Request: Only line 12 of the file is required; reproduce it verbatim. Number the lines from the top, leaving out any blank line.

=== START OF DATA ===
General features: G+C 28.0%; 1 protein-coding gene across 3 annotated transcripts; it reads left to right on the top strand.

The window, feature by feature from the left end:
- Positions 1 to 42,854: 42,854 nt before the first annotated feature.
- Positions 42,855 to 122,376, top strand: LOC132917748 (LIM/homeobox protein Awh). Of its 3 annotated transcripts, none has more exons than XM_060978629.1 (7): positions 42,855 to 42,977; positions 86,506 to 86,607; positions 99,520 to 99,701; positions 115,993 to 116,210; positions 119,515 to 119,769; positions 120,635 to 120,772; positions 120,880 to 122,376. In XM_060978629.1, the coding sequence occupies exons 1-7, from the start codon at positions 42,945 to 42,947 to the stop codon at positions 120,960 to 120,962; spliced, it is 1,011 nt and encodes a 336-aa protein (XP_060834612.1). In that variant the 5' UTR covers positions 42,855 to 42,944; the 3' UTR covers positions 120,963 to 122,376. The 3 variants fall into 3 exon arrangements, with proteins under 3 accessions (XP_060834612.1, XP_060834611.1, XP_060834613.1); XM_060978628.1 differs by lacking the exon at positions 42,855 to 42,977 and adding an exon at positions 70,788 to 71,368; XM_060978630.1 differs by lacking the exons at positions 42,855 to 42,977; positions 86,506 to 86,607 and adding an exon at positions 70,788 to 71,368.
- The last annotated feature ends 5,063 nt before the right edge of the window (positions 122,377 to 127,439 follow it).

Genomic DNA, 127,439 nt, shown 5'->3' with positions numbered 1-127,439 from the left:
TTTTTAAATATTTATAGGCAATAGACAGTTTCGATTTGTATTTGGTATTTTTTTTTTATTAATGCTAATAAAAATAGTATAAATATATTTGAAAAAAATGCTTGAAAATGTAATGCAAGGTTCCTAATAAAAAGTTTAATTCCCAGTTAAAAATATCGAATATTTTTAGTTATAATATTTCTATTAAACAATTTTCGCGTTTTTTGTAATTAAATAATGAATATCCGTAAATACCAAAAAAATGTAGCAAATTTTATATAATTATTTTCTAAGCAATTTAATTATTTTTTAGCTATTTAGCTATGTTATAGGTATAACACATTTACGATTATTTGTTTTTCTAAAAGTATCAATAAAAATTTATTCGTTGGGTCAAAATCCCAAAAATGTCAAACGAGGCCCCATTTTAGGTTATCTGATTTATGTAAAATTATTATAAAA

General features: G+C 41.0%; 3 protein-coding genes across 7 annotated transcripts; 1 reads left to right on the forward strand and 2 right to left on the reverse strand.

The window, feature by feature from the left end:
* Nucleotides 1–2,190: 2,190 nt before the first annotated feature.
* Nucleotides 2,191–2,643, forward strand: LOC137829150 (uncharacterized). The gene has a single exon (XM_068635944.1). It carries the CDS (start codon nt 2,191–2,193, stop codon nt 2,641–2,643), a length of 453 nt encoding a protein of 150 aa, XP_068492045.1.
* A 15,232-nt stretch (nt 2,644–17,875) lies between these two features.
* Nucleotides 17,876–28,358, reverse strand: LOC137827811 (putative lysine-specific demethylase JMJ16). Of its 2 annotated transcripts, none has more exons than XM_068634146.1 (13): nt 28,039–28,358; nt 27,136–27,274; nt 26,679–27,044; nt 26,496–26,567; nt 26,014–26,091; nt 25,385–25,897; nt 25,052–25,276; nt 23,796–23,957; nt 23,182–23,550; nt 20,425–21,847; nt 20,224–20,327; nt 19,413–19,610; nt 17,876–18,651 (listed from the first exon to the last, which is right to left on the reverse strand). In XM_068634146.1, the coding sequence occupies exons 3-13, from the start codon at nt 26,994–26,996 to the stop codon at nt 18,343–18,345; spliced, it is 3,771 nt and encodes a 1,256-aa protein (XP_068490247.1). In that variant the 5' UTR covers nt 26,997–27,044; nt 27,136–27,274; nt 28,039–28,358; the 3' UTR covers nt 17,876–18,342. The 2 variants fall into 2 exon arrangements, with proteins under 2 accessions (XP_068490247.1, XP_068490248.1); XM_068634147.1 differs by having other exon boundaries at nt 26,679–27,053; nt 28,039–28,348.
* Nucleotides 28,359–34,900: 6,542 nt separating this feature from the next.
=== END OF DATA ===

* A 15,232-nt stretch (nt 2,644–17,875) lies between these two features.